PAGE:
Helen Naughton came to the University of Montana in the Fall of 2008. Her specialization is in the fields of environmental and international economics, with a more recent focus on climate change issues. Helen has published articles in the European Economic Review, Journal of Economic Surveys, Land Economics, International Tax and Public Finance and Ecological Economics journals.
Helen has taught microeconmics at the introductory, intermediate and graduate level. In addition she has taught econometrics and environmental economics courses to both undergraduate and graduate students.
She is also a faculty member of the Systems Ecology graduate program that offers M.S. and Ph.D. degrees.
More information about Helen's research can be viewed on her research lab's website: Environmental and Natural Resource Economics Lab (ENRE) (http://hs.umt.edu/enre/).
Field Of Study:
Helen Naughton, Anna Guay and Kendall Houghton are working on Joint Fire Science Program-funded study "Critical Assessment of Wildland Fire Emissions Inventories: Methodology, Uncertainty, Effectiveness" (PI: Wei Min Hao, Co-PIs: Shawn Urbanski and Helen Naughton). We are conducting the cost-effectiveness study of Fire Emissions Inventory Systems. If you have any questions please call 406-243-4586 or email firstname.lastname@example.org or ENRE@umontana.edu.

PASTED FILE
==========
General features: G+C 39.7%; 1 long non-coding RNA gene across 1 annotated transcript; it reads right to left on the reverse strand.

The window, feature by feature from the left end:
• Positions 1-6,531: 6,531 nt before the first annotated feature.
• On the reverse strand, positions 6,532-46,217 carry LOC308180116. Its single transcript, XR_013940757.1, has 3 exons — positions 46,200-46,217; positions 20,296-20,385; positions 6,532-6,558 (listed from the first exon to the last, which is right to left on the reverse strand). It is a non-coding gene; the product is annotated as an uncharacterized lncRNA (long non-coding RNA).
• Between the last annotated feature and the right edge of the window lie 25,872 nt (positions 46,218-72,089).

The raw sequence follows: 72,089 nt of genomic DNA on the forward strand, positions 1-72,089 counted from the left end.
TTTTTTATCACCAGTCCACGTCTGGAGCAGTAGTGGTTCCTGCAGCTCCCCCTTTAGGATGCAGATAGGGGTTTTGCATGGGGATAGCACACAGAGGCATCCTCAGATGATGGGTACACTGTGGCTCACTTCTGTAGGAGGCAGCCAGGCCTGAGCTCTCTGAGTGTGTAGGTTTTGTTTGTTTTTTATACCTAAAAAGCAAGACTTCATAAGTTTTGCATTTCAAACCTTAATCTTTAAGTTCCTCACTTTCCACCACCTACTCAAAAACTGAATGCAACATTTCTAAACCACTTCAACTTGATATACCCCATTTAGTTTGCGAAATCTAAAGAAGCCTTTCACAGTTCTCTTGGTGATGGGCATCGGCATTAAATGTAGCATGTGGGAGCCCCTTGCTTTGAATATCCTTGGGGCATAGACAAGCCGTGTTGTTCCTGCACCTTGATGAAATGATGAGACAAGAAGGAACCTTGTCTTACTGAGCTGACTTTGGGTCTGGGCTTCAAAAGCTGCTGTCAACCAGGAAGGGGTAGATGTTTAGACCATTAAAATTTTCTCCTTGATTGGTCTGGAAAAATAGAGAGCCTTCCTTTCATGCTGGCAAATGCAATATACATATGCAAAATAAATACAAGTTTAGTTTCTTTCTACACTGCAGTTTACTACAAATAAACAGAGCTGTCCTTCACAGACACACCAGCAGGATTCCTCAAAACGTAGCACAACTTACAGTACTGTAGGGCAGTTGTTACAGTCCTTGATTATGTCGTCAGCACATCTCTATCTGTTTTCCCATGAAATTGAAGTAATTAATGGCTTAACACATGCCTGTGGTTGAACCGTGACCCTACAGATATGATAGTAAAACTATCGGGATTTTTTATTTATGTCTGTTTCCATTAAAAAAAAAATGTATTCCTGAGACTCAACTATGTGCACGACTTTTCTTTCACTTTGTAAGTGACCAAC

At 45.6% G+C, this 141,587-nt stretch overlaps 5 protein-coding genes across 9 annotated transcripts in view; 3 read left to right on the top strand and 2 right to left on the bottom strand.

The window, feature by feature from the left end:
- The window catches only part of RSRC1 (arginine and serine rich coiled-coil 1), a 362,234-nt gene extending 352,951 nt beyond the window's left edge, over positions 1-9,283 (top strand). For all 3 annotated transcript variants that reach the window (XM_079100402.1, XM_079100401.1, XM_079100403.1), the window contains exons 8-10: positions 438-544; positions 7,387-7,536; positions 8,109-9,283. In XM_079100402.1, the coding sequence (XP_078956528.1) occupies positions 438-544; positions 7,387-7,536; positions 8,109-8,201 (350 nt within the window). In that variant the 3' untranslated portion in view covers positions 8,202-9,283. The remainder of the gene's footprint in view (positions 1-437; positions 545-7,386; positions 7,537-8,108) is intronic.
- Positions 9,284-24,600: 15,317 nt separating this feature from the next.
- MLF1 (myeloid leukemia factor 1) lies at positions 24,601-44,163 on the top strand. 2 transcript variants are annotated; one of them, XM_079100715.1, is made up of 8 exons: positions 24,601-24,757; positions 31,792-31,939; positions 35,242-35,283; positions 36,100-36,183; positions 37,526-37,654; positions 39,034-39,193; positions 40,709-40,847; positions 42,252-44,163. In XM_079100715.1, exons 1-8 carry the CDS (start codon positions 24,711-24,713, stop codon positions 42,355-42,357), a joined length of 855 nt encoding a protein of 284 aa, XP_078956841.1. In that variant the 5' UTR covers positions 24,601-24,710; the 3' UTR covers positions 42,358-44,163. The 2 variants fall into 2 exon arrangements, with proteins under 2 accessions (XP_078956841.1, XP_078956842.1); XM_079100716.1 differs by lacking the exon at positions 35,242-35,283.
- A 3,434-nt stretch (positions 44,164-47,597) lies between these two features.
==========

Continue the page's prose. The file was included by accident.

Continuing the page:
2007, Ph.D. in Economics, University of Oregon
2004, M.A. in Economics, University of Oregon
2000, B.A. in Economics, Lewis & Clark College
Introduction to Econometrics
Introduction to Microeconomics (in class and online)
Master’s Microeconomic Theory II
2013-current, Associate Professor, University of Montana
2008-2013, Assistant Professor, University of Montana
2007-2008, Visiting Assistant Professor, Oregon State University
2002-2007, Graduate Teaching Fellow, University of Oregon
2000-2002, Economist, Integrated Utilities Group
“The Effects of a Spruce Bark Beetle Outbreak and Wildfires on Property Values in the Wildland-Urban Interface of South-Central Alaska,” with Winslow D. Hansen, Ecological Economics, 2013, 96: 141-154.